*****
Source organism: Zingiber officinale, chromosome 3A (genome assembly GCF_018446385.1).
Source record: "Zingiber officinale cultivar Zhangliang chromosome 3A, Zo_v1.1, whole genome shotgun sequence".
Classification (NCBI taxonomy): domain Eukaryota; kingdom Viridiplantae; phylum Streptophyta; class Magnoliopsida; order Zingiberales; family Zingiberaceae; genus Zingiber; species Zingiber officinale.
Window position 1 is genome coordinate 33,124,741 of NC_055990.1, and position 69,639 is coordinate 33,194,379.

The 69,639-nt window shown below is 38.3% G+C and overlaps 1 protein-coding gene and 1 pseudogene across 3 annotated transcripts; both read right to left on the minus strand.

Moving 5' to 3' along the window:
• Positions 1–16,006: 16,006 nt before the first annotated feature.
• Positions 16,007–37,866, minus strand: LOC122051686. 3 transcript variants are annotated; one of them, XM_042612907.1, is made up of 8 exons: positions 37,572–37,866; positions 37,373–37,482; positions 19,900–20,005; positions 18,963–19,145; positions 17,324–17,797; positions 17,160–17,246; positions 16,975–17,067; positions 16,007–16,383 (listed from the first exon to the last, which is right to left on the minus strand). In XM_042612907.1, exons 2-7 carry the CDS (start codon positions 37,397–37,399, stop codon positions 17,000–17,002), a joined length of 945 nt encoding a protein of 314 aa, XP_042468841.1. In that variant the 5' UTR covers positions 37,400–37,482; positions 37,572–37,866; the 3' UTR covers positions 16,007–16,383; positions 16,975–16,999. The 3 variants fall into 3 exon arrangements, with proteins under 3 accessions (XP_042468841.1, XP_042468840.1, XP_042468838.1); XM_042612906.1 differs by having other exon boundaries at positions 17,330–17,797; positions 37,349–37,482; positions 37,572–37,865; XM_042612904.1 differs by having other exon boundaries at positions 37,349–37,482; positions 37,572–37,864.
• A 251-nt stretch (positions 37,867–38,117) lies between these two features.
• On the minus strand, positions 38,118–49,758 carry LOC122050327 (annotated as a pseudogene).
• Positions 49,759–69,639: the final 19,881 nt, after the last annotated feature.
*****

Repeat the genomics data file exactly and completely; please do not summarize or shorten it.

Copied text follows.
Source organism: Zingiber officinale, chromosome 3A (genome assembly GCF_018446385.1).
Source record: "Zingiber officinale cultivar Zhangliang chromosome 3A, Zo_v1.1, whole genome shotgun sequence".
Classification (NCBI taxonomy): domain Eukaryota; kingdom Viridiplantae; phylum Streptophyta; class Magnoliopsida; order Zingiberales; family Zingiberaceae; genus Zingiber; species Zingiber officinale.
Window position 1 is genome coordinate 33,124,741 of NC_055990.1, and position 69,639 is coordinate 33,194,379.

The 69,639-nt window shown below is 38.3% G+C and overlaps 1 protein-coding gene and 1 pseudogene across 3 annotated transcripts; both read right to left on the minus strand.

Moving 5' to 3' along the window:
• Positions 1–16,006: 16,006 nt before the first annotated feature.
• Positions 16,007–37,866, minus strand: LOC122051686. 3 transcript variants are annotated; one of them, XM_042612907.1, is made up of 8 exons: positions 37,572–37,866; positions 37,373–37,482; positions 19,900–20,005; positions 18,963–19,145; positions 17,324–17,797; positions 17,160–17,246; positions 16,975–17,067; positions 16,007–16,383 (listed from the first exon to the last, which is right to left on the minus strand). In XM_042612907.1, exons 2-7 carry the CDS (start codon positions 37,397–37,399, stop codon positions 17,000–17,002), a joined length of 945 nt encoding a protein of 314 aa, XP_042468841.1. In that variant the 5' UTR covers positions 37,400–37,482; positions 37,572–37,866; the 3' UTR covers positions 16,007–16,383; positions 16,975–16,999. The 3 variants fall into 3 exon arrangements, with proteins under 3 accessions (XP_042468841.1, XP_042468840.1, XP_042468838.1); XM_042612906.1 differs by having other exon boundaries at positions 17,330–17,797; positions 37,349–37,482; positions 37,572–37,865; XM_042612904.1 differs by having other exon boundaries at positions 37,349–37,482; positions 37,572–37,864.
• A 251-nt stretch (positions 37,867–38,117) lies between these two features.
• On the minus strand, positions 38,118–49,758 carry LOC122050327 (annotated as a pseudogene).
• Positions 49,759–69,639: the final 19,881 nt, after the last annotated feature.